indoles

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See also: índoles

English[edit]

Etymology 1[edit]

Plural of indole.

Pronunciation[edit]

Noun[edit]

indoles

  1. plural of indole

Etymology 2[edit]

From Latin indolēs (inborn quality, nature), from indu- (within, in) + ol- (to grow) (an affix also found in abolish and adolescent).

Pronunciation[edit]

Noun[edit]

indoles (uncountable)

  1. Natural disposition; innate character; unalterable intrinsic traits and qualities (collectively).[1]
    • 1673, Obadiah Walker, Of education, especially of young gentlemen, page 93:
      He must be treated as the Brachmans did their children, whose indoles they disliked.
    • 1677, Sir Matthew Hale, The primitive origination of mankind, page 160:
      Such is the indoles of the Humane Nature, where it is not strangely over-grown with Barbarousness.
    • 1882 July, in The Quarterly Review, page 214:
      Every language has its own ‘indoles’.

References[edit]

  1. ^ The Oxford English Dictionary (2007)

Anagrams[edit]


Latin[edit]

Etymology[edit]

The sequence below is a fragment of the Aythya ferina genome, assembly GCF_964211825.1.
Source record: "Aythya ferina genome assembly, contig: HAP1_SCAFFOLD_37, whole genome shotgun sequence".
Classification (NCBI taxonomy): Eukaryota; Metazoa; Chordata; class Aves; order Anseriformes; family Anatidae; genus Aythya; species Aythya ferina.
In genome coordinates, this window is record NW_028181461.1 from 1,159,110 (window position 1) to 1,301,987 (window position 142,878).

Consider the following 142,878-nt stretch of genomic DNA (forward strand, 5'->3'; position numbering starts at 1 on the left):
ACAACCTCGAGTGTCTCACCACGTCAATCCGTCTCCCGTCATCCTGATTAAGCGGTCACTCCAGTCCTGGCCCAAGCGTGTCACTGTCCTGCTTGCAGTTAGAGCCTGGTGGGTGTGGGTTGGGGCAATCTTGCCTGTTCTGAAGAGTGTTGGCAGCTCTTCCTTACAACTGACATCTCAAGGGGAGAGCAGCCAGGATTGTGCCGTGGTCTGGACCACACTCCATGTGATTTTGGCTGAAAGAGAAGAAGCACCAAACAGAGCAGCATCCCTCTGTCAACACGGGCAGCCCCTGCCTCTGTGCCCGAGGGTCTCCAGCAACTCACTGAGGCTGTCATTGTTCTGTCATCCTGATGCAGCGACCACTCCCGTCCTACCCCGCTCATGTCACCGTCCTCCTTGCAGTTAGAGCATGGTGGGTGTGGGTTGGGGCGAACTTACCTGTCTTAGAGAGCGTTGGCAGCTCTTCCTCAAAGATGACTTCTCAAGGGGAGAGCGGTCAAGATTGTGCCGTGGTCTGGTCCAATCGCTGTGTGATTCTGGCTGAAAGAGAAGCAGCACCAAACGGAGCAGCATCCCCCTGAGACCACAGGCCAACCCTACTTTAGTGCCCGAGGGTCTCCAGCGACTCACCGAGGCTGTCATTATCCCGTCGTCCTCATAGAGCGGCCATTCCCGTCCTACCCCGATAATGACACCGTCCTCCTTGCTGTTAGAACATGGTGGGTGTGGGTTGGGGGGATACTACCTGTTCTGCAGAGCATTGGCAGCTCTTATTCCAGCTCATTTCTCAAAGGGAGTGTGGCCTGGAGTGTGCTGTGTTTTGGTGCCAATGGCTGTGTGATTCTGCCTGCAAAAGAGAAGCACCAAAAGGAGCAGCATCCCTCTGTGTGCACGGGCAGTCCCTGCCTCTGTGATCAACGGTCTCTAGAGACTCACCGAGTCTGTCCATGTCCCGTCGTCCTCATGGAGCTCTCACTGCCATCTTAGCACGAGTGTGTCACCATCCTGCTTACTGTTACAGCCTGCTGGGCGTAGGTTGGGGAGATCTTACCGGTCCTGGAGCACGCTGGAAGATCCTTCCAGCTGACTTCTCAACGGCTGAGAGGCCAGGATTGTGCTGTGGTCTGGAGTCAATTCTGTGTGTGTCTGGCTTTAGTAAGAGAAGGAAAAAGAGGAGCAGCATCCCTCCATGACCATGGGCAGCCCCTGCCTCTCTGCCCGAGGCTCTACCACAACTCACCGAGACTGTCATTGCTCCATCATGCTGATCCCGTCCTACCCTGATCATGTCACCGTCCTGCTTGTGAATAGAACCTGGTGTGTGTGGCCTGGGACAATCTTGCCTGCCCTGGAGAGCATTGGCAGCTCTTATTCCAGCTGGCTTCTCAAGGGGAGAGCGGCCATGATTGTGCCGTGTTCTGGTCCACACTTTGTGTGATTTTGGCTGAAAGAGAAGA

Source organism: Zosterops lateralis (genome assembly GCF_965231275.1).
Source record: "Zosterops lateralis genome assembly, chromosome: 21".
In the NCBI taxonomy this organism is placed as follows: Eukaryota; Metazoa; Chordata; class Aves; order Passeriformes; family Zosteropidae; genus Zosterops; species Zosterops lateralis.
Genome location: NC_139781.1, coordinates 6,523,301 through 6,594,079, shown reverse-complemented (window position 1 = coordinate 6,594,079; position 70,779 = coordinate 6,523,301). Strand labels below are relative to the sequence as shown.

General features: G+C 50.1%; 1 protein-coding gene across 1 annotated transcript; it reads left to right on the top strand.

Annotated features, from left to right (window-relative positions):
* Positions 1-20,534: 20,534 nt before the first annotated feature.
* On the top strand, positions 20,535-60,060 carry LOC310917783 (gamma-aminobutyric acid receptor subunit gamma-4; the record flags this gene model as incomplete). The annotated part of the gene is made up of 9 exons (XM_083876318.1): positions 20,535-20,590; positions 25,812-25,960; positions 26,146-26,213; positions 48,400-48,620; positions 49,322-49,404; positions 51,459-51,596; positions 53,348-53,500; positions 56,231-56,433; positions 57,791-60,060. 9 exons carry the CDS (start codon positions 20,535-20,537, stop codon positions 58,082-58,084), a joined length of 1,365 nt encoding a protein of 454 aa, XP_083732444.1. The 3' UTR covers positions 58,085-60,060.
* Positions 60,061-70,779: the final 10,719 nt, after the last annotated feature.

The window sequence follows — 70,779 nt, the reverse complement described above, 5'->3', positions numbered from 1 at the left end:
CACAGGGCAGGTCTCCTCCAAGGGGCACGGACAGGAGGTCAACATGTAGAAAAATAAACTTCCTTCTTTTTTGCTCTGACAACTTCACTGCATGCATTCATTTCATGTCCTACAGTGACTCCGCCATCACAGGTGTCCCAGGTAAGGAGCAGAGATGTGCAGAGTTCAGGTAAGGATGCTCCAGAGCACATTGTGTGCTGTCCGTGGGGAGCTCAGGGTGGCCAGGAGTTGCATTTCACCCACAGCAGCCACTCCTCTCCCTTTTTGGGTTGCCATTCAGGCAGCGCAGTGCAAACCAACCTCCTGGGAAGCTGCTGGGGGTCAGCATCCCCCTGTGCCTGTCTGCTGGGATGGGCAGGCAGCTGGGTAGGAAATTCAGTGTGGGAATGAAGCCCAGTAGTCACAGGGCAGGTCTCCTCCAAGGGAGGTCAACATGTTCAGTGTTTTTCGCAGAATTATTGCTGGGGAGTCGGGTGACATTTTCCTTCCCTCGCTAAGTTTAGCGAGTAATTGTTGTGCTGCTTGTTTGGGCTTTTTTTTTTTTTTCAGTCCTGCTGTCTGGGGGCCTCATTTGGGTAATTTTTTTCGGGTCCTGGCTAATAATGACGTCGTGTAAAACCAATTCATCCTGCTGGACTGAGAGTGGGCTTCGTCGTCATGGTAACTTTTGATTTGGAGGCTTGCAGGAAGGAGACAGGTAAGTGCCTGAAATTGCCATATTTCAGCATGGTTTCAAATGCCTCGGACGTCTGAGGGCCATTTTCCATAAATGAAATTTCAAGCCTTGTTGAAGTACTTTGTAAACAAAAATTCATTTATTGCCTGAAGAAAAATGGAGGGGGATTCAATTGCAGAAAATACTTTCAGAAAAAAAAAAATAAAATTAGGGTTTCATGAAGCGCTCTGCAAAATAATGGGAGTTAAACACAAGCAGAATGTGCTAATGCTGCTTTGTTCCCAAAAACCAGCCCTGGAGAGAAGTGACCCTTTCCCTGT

From indu- (in) + *olēs (growth).

Pronunciation[edit]

Noun[edit]

indolēs f (genitive indolis); third declension

  1. innate or inborn quality; nature
  2. natural ability; talent

Inflection[edit]

Third declension i-stem.

Case Singular Plural
nominative indolēs indolēs
genitive indolis indolium
dative indolī indolibus
accusative indolem indolēs
ablative indole indolibus
vocative indolēs indolēs

Descendants[edit]

References[edit]

  • indoles in Charlton T. Lewis and Charles Short (1879) A Latin Dictionary, Oxford: Clarendon Press
  • indoles in Charlton T. Lewis (1891) An Elementary Latin Dictionary, New York: Harper & Brothers
  • du Cange, Charles (1883), “indoles”, in G. A. Louis Henschel, Pierre Carpentier, Léopold Favre, editors, Glossarium Mediæ et Infimæ Latinitatis (in Latin), Niort: L. Favre
  • indoles” in Félix Gaffiot’s Dictionnaire Illustré Latin-Français, Hachette (1934)
  • Carl Meissner; Henry William Auden (1894) Latin Phrase-Book[1], London: Macmillan and Co.
    • to be gifted, talented (not praeditum esse by itself): bona indole (always in sing.) praeditum esse
    • character: natura et mores; vita moresque; indoles animi ingeniique; or simply ingenium, indoles, natura, mores